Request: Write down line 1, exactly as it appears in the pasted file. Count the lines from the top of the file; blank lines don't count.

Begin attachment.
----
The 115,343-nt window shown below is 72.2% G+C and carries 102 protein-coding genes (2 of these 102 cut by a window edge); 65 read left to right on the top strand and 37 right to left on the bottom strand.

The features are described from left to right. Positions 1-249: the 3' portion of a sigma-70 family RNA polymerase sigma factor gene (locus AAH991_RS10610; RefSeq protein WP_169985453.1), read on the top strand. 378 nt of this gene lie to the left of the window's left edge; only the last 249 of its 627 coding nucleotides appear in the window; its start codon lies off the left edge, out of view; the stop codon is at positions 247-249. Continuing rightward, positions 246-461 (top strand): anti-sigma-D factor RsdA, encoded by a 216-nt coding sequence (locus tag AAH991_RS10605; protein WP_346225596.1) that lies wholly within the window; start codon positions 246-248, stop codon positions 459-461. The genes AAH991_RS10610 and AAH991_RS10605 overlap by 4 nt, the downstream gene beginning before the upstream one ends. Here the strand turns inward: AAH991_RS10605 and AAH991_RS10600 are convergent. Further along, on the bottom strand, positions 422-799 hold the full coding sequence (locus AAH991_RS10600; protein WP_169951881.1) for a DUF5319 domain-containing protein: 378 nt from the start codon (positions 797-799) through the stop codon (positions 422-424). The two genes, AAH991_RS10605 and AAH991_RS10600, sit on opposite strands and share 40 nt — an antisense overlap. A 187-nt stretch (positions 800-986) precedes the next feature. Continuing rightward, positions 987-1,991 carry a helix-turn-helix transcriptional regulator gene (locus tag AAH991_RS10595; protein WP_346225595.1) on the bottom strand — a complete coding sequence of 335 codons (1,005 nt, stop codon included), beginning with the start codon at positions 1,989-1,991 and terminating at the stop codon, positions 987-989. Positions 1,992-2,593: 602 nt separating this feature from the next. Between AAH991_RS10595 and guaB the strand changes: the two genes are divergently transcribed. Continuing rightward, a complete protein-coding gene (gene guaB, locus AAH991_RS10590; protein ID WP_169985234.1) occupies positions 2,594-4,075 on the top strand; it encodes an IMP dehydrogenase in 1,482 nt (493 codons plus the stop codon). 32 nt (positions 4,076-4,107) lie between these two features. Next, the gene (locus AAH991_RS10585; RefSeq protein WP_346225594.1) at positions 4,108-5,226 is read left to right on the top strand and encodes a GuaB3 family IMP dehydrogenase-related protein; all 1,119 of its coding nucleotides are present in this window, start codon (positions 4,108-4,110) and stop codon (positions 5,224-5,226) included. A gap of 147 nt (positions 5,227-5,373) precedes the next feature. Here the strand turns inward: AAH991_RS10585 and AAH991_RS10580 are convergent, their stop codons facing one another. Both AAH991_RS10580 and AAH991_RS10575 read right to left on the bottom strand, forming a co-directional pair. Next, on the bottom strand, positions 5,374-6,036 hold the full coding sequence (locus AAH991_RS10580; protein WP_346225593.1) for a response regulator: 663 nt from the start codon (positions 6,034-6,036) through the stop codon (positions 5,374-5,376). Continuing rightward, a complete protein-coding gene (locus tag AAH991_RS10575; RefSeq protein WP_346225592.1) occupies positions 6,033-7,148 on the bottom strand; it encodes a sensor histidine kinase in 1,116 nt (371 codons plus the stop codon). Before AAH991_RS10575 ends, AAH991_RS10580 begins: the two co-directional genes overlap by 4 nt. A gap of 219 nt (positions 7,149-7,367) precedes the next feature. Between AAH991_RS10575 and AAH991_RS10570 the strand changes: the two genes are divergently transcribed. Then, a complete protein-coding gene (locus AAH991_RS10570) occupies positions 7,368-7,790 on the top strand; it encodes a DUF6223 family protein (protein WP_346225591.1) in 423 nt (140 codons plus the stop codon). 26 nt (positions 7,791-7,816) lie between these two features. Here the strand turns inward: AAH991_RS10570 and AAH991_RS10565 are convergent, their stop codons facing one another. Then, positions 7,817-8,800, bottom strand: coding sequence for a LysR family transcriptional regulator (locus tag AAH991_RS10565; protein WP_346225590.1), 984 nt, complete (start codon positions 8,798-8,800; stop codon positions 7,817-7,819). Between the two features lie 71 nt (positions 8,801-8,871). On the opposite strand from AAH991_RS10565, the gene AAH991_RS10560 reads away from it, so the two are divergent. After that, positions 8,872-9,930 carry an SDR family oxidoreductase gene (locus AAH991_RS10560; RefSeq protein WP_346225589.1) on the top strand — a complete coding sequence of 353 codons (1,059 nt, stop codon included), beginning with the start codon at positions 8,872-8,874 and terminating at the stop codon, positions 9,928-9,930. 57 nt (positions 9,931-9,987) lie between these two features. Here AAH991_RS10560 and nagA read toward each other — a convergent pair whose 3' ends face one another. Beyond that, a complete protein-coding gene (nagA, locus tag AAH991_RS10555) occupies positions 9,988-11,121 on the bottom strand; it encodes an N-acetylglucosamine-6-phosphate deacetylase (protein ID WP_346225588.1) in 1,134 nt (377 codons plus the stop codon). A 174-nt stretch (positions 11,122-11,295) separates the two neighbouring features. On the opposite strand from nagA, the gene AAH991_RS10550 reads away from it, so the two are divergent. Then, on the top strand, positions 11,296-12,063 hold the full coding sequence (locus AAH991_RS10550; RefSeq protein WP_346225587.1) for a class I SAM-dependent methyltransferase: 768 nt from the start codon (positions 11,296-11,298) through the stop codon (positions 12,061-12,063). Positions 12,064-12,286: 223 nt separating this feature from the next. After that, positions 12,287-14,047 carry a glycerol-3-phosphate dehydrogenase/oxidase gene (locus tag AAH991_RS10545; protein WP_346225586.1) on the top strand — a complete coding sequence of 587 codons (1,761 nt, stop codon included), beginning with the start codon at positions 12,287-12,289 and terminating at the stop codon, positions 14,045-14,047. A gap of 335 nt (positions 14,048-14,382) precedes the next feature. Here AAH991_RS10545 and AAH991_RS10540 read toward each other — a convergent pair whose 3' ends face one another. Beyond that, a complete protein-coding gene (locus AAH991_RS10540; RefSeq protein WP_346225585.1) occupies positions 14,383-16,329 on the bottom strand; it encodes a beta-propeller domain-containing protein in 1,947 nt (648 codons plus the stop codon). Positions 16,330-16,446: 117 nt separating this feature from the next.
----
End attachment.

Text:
The 115,343-nt window shown below is 72.2% G+C and carries 102 protein-coding genes (2 of these 102 cut by a window edge); 65 read left to right on the top strand and 37 right to left on the bottom strand.